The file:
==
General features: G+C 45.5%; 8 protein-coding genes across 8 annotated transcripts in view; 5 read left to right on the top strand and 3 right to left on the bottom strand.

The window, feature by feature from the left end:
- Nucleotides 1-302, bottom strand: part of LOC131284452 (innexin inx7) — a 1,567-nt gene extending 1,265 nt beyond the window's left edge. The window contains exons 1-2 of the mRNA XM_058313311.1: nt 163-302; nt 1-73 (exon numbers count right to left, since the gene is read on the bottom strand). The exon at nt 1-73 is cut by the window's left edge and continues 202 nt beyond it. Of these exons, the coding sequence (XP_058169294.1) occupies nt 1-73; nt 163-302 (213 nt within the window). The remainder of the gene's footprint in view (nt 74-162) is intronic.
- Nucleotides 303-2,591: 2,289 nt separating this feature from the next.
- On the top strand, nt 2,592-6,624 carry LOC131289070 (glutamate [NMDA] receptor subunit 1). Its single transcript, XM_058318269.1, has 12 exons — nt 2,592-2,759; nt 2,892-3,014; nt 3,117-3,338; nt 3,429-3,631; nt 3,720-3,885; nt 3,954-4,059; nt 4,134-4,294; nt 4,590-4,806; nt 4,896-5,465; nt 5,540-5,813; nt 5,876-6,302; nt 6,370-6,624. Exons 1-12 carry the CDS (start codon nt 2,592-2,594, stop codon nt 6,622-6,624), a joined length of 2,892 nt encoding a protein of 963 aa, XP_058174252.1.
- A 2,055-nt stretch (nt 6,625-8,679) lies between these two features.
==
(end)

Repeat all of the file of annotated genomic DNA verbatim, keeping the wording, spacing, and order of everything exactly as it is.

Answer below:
General features: G+C 45.5%; 8 protein-coding genes across 8 annotated transcripts in view; 5 read left to right on the top strand and 3 right to left on the bottom strand.

The window, feature by feature from the left end:
- Nucleotides 1-302, bottom strand: part of LOC131284452 (innexin inx7) — a 1,567-nt gene extending 1,265 nt beyond the window's left edge. The window contains exons 1-2 of the mRNA XM_058313311.1: nt 163-302; nt 1-73 (exon numbers count right to left, since the gene is read on the bottom strand). The exon at nt 1-73 is cut by the window's left edge and continues 202 nt beyond it. Of these exons, the coding sequence (XP_058169294.1) occupies nt 1-73; nt 163-302 (213 nt within the window). The remainder of the gene's footprint in view (nt 74-162) is intronic.
- Nucleotides 303-2,591: 2,289 nt separating this feature from the next.
- On the top strand, nt 2,592-6,624 carry LOC131289070 (glutamate [NMDA] receptor subunit 1). Its single transcript, XM_058318269.1, has 12 exons — nt 2,592-2,759; nt 2,892-3,014; nt 3,117-3,338; nt 3,429-3,631; nt 3,720-3,885; nt 3,954-4,059; nt 4,134-4,294; nt 4,590-4,806; nt 4,896-5,465; nt 5,540-5,813; nt 5,876-6,302; nt 6,370-6,624. Exons 1-12 carry the CDS (start codon nt 2,592-2,594, stop codon nt 6,622-6,624), a joined length of 2,892 nt encoding a protein of 963 aa, XP_058174252.1.
- A 2,055-nt stretch (nt 6,625-8,679) lies between these two features.